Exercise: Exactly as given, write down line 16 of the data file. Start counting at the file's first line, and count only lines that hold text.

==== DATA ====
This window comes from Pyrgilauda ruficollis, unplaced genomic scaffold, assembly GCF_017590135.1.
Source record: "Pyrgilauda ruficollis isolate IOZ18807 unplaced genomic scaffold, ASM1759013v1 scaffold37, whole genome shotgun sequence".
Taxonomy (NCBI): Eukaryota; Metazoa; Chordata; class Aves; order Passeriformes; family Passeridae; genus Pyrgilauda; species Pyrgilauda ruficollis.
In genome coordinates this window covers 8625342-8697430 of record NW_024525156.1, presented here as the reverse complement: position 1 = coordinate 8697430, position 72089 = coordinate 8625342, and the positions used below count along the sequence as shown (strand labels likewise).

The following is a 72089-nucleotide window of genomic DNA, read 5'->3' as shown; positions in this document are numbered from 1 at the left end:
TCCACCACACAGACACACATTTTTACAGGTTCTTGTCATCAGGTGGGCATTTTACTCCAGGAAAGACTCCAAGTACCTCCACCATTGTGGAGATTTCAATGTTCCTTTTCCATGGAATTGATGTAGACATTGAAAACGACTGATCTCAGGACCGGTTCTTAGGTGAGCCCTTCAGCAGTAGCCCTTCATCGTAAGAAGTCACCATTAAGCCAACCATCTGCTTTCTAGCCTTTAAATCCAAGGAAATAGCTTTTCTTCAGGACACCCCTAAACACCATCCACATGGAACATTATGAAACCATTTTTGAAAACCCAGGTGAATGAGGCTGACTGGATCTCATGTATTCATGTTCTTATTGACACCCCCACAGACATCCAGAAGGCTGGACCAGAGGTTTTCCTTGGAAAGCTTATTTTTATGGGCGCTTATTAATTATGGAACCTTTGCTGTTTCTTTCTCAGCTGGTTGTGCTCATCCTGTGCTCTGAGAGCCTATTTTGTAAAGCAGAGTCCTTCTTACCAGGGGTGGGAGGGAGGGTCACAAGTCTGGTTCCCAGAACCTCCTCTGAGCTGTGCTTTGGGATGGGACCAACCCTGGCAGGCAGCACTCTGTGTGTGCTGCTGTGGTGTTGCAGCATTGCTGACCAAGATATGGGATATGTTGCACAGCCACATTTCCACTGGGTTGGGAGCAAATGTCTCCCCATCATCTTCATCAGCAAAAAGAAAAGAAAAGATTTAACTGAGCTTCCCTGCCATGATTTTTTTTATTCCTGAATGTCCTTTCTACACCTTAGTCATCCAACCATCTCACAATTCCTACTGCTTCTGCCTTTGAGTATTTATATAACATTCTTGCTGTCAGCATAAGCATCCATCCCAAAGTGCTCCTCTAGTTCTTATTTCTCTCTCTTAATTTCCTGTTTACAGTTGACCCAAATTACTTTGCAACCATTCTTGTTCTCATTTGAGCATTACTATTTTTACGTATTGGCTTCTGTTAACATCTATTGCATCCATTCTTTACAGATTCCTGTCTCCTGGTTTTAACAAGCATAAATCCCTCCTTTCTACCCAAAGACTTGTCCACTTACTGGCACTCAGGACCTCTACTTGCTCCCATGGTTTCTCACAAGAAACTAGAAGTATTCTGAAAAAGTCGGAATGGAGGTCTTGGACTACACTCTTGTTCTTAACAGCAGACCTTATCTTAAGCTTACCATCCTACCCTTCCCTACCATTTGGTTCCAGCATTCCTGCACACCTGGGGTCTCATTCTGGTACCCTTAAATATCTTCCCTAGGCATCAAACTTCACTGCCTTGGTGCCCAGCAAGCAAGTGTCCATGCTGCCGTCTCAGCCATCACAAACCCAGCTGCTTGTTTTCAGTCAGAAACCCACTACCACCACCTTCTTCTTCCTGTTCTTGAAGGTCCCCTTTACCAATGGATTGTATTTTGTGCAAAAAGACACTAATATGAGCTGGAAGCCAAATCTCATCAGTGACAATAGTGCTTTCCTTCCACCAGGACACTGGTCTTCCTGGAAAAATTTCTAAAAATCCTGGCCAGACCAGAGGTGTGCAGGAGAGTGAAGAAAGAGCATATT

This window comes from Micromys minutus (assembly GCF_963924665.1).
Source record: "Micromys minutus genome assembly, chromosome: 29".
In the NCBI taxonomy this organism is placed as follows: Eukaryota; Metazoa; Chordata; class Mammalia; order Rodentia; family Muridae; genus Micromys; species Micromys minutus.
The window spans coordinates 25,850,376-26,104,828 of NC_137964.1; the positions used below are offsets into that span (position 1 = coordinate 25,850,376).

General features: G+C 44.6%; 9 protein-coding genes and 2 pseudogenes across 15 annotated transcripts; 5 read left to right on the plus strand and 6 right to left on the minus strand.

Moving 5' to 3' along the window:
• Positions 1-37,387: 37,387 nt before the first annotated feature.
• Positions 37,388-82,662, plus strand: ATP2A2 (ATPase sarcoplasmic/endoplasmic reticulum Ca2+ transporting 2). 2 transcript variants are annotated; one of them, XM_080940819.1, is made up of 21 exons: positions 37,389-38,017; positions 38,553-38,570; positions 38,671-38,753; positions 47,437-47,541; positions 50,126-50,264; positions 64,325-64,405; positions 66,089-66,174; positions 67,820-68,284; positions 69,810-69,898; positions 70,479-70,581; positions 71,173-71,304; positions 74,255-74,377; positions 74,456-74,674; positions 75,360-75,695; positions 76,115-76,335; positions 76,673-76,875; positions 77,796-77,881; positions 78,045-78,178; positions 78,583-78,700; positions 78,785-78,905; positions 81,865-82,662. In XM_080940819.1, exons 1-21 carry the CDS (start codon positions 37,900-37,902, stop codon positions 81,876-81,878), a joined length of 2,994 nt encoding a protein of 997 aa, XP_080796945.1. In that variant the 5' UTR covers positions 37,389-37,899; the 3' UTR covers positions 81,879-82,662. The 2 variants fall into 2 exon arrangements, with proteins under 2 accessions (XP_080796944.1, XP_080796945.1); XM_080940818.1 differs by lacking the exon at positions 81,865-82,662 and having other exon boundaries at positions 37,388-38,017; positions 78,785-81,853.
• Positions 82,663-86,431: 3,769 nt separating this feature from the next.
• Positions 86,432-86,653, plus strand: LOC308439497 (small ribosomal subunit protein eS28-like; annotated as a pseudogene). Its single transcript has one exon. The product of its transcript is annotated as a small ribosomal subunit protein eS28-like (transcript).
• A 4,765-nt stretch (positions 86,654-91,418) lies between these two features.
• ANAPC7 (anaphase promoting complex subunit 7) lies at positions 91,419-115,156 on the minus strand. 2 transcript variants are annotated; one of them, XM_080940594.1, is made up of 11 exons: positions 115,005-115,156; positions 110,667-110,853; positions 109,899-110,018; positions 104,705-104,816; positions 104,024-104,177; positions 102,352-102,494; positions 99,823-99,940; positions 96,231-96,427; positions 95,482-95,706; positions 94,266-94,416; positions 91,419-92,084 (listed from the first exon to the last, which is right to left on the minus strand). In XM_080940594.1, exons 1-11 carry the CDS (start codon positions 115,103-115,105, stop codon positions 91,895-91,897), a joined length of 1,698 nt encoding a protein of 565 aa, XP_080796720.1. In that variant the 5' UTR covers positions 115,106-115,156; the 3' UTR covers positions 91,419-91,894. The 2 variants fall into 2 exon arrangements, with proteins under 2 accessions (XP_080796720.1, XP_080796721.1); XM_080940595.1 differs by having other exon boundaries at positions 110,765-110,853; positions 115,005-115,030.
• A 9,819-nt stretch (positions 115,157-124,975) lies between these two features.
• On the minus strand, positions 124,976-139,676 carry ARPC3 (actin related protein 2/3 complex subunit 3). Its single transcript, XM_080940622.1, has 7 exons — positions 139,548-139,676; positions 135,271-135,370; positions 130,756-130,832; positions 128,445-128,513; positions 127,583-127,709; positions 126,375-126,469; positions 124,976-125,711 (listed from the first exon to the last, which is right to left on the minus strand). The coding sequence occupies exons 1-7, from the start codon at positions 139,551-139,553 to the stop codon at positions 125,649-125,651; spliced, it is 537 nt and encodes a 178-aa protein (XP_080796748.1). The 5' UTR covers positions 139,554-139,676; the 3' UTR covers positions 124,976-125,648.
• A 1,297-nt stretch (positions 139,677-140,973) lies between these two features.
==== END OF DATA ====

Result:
• Positions 86,432-86,653, plus strand: LOC308439497 (small ribosomal subunit protein eS28-like; annotated as a pseudogene). Its single transcript has one exon. The product of its transcript is annotated as a small ribosomal subunit protein eS28-like (transcript).